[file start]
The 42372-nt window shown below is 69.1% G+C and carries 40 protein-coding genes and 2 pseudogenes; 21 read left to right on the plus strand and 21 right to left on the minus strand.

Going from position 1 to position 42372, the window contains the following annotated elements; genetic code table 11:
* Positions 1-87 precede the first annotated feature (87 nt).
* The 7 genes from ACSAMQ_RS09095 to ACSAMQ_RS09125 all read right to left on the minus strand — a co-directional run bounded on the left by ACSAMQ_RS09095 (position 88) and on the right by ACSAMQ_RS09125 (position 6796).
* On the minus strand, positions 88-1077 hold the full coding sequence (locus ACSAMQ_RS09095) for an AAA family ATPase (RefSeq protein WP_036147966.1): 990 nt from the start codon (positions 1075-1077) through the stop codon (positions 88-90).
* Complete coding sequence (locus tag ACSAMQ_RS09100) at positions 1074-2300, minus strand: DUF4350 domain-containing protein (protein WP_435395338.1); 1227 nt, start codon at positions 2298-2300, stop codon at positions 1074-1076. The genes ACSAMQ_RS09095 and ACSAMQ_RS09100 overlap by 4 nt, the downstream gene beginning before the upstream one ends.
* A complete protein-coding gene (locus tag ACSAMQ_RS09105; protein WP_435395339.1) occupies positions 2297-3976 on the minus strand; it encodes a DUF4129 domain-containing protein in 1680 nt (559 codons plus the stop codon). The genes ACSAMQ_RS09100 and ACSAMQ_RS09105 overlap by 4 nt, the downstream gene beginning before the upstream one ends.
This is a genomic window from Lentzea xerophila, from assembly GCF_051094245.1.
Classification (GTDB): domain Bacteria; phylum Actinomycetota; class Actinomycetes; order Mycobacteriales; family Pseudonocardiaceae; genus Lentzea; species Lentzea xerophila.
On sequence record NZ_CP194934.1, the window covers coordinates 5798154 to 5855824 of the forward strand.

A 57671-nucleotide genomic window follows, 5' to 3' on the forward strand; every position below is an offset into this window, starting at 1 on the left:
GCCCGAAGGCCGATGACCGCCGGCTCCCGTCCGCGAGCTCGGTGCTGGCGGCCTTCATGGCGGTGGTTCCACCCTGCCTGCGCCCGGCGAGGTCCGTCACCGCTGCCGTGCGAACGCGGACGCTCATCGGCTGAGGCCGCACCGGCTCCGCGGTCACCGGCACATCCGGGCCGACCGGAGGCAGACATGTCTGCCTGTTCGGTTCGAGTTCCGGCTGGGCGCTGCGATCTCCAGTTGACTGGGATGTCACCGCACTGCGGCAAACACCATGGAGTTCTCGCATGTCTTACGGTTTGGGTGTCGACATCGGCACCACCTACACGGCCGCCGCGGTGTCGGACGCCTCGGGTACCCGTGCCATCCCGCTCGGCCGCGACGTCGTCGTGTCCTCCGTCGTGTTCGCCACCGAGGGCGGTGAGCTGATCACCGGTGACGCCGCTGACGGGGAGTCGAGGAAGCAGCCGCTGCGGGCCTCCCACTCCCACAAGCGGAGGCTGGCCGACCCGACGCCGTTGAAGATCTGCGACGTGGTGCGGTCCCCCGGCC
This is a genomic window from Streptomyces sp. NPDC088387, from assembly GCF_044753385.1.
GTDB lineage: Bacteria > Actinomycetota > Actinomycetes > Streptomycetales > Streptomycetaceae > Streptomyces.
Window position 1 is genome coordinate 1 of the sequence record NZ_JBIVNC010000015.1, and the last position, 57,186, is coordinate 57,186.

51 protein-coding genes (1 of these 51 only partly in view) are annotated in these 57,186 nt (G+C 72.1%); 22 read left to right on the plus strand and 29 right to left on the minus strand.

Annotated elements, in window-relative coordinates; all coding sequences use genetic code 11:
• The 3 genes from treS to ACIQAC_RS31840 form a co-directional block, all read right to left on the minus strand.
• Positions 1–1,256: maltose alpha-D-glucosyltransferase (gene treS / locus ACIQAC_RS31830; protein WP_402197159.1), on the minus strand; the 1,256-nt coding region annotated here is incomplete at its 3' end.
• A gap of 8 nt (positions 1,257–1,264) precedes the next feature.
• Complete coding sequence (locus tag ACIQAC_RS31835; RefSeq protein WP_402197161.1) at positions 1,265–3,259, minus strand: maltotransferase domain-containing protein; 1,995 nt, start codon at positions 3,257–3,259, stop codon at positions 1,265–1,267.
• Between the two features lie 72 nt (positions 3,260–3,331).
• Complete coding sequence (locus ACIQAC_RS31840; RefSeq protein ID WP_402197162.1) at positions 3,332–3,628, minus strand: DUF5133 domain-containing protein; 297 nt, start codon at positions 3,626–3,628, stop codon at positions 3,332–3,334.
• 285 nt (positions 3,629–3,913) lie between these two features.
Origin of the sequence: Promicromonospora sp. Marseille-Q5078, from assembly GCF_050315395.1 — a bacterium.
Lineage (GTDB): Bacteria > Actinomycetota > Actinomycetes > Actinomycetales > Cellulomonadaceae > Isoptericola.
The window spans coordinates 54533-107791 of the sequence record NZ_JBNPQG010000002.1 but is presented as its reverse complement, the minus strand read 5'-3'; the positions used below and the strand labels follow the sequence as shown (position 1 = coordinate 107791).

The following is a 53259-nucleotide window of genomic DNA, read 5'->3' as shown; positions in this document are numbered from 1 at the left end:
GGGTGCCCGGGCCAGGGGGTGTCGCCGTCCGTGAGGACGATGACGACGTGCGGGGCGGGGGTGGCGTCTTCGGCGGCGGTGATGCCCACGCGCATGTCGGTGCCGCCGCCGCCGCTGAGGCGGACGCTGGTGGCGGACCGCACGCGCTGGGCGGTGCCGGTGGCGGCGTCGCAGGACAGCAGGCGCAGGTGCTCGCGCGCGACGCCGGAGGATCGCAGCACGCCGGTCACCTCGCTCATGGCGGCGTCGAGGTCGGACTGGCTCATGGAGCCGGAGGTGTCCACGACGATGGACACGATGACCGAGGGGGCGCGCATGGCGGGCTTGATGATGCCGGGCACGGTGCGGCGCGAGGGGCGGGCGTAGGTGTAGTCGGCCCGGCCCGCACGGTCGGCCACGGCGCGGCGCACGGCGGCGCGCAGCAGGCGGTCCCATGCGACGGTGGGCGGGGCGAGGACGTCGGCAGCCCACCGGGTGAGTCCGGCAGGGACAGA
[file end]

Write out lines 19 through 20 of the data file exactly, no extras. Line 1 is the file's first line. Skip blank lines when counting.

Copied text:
• Positions 1–1,256: maltose alpha-D-glucosyltransferase (gene treS / locus ACIQAC_RS31830; protein WP_402197159.1), on the minus strand; the 1,256-nt coding region annotated here is incomplete at its 3' end.
• A gap of 8 nt (positions 1,257–1,264) precedes the next feature.